Economy Watch: Existing Home Sales Bounce, NAR Says
- Sep 24, 2010
September 24, 2010
By Dees Stribling, Contributing Editor
The National Association of Realtors reported on Thursday that sales of existing homes rose in August to an annualized rate of 4.13 million, up 7.6 percent from the dismal month of July, but down 19 percent compared with August 2010. The organization didn’t use the term “dead-cat bounce” to describe the month-over-month increase, but upcoming months’ sales totals will determine whether that’s a fitting characterization.
The national median existing-home price for all housing types was $178,600 in August, up 0.8 percent from a year ago. Distressed homes rose to 34 percent of total sales in August from 32 percent in July; such sales were 31 percent of the total in August 2009.
A parallel NAR practitioner survey showed that first-time buyers bought 31 percent of homes in August, down from 38 percent in July. Investors rose to a 21 percent market share in August, up from 19 percent in July, and the balance of purchases were by repeat buyers. All-cash sales slipped to 28 percent in August from 30 percent in July.
Leading Economic Indicators Advance
The Conference Board’s Leading Economic Indicators Index (LEI) rose 0.3 percent in August, compared with the previous month. That kind of increase normally isn’t considered a notably strong upward trend, but normal went out the window a few years ago. In 2010 the rise is good, because it’s the strongest rise since May.
Meaning that things will muddle along. “While the recession officially ended in June 2009, the recent pace of growth has been disappointingly slow, fueling concern that the economic recovery could fade and the U.S. could slide back into recession,” said Ken Goldstein, an economist at the organization in a statement. “However, latest data from the U.S. LEI suggest little change in economic conditions over the next few months. Expect more of the same–a weak economy with little forward momentum through 2010 and early 2011.”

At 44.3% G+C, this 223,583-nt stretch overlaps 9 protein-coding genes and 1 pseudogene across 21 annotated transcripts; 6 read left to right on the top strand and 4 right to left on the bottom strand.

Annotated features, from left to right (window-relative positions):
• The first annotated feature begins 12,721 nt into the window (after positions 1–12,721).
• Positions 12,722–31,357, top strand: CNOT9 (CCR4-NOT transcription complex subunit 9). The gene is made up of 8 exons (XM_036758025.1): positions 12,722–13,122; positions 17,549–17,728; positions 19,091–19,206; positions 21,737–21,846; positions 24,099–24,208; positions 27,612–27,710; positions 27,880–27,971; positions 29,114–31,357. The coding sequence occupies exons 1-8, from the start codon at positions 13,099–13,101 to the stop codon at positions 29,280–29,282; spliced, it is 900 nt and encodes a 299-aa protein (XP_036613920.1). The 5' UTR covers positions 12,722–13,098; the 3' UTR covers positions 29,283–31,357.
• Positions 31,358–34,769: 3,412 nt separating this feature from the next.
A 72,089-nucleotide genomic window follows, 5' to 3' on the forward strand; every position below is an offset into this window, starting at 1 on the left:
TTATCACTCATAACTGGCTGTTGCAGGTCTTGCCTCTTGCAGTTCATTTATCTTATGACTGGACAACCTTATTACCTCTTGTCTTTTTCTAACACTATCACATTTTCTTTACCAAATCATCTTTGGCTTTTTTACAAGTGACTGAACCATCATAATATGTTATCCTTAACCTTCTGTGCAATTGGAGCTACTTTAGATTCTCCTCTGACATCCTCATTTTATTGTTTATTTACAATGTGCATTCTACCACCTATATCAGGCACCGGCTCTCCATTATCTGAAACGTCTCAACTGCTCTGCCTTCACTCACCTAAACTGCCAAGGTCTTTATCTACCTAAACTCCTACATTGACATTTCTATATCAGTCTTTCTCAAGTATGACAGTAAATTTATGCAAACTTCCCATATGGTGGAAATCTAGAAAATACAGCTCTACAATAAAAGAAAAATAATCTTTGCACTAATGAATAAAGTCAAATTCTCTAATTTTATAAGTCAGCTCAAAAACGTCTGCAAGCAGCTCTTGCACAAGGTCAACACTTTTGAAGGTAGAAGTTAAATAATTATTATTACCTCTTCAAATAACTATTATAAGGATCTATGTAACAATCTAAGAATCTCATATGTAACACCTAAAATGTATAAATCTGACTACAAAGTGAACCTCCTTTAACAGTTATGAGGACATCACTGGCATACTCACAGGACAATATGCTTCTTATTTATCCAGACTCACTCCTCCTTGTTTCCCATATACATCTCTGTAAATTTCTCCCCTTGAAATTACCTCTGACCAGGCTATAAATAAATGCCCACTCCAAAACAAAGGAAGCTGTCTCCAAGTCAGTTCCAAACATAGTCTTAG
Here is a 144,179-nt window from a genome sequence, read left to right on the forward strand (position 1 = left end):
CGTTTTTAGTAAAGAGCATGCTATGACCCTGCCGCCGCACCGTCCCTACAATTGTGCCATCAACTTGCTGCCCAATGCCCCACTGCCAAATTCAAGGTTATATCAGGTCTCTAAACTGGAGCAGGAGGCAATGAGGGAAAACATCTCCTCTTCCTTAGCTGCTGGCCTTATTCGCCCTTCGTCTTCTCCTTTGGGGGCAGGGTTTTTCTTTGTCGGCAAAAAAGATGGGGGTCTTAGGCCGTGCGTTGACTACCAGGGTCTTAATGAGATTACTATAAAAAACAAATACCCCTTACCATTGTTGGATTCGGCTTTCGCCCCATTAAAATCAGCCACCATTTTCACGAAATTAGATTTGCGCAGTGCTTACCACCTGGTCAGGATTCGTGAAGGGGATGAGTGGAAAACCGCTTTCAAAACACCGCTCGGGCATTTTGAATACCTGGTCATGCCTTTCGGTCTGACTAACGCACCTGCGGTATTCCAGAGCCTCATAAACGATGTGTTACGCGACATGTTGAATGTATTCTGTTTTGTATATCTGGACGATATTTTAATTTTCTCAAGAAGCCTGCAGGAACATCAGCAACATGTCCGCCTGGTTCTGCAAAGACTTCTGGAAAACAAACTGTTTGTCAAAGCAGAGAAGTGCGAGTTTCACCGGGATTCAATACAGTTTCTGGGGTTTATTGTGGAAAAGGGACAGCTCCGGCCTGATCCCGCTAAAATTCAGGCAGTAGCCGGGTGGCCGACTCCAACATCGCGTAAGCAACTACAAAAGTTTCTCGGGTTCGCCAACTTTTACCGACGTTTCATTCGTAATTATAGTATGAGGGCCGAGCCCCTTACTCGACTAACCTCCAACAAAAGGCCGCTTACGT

One caveat about the LEI: the components driving the increase were interest rate spreads and money supply, which are largely under the purvey of the Fed. Without those, the index would have dropped a bit, meaning that the private sector isn’t adding much to LEI growth at the moment.
Namvar Indicted for $23M Fraud
The former owner of such marquee properties as the downtown Los Angeles Marriott and the Cal Neva resort in Lake Tahoe, Ezri Namvar, has been indicted by a federal grand jury on wire fraud charges. Prosecutors allege that he diverted money (about $23 million) from some of his clients without them actually knowing about it, according to the Los Angeles Times.
Namvar has already seen his share of troubles related to real estate. In 2008, he was forced into bankruptcy by miffed creditors, who promptly placed $525 million worth of claims against he real estate mogul and his company, Namco Capital Group.
Wall Street was en route to an up day, but slipped in late trading. The Dow Jones Industrial Average lost 76.89 points, or 0.72 percent, while the S&P 500 dropped 0.83 percent but the Nasdaq only lost 0.32 percent.